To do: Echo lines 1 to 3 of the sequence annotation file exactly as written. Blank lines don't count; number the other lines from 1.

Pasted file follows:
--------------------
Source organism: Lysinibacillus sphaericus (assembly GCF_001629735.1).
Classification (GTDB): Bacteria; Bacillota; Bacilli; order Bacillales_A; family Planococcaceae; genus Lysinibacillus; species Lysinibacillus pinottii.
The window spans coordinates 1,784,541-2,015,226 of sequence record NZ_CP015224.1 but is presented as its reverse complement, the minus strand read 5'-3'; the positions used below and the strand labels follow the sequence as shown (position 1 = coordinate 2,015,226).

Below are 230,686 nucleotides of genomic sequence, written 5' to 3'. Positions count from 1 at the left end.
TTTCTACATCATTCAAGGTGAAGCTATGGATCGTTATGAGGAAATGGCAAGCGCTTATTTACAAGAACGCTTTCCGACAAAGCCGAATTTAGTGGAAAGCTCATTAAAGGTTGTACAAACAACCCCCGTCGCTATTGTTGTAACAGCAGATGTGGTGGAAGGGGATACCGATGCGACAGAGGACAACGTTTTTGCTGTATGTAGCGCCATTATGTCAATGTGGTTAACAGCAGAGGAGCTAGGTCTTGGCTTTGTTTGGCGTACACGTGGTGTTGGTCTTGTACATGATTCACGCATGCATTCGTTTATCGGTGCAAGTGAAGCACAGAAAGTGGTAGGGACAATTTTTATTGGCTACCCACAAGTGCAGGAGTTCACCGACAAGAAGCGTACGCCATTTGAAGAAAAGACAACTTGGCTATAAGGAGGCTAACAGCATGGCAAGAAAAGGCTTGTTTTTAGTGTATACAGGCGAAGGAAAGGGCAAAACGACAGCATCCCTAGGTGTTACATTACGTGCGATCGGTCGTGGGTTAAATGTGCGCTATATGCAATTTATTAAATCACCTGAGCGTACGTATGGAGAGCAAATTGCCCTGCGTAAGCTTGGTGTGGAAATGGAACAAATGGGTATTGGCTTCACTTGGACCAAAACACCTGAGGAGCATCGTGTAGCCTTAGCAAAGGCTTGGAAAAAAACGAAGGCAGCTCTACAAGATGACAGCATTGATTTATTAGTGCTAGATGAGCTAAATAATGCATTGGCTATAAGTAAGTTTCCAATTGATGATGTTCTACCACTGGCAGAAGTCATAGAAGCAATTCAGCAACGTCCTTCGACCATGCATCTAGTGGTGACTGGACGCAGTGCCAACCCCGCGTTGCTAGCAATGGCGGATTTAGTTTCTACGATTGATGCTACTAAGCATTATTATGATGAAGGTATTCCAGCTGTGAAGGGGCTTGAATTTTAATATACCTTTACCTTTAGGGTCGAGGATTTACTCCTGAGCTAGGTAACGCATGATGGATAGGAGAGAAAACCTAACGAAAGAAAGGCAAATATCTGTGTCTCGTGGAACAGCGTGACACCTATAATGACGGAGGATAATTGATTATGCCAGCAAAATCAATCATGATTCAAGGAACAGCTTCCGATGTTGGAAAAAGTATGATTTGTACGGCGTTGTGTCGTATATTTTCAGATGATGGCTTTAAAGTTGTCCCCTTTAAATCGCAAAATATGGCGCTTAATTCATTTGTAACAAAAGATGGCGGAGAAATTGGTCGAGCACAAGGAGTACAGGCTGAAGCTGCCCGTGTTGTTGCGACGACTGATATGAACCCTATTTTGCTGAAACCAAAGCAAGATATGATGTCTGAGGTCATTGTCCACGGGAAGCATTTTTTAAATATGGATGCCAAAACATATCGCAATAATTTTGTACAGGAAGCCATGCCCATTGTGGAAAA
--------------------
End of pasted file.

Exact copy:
Source organism: Lysinibacillus sphaericus (assembly GCF_001629735.1).
Classification (GTDB): Bacteria; Bacillota; Bacilli; order Bacillales_A; family Planococcaceae; genus Lysinibacillus; species Lysinibacillus pinottii.
The window spans coordinates 1,784,541-2,015,226 of sequence record NZ_CP015224.1 but is presented as its reverse complement, the minus strand read 5'-3'; the positions used below and the strand labels follow the sequence as shown (position 1 = coordinate 2,015,226).